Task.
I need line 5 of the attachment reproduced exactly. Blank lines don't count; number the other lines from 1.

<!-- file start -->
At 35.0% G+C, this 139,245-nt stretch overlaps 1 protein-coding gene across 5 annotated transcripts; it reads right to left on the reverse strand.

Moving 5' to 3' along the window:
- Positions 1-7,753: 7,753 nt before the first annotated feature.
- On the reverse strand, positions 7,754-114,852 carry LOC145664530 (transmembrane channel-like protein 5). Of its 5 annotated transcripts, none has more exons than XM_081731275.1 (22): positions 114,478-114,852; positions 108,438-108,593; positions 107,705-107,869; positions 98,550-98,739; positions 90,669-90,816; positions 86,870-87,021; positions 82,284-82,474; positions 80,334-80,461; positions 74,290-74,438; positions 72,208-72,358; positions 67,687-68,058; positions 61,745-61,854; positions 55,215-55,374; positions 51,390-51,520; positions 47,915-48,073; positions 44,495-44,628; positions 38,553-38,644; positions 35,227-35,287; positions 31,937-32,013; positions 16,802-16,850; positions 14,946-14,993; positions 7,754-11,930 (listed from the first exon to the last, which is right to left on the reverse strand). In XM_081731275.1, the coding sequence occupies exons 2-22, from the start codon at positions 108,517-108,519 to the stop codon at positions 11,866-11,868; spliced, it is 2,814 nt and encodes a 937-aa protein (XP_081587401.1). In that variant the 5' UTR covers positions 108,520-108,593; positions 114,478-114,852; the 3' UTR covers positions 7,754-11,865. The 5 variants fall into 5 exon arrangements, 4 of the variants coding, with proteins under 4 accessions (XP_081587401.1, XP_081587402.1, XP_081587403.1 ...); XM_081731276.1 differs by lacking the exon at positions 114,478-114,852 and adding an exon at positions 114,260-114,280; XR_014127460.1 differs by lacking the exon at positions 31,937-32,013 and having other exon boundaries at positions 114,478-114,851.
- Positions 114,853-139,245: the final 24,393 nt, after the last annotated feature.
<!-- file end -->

- Positions 114,853-139,245: the final 24,393 nt, after the last annotated feature.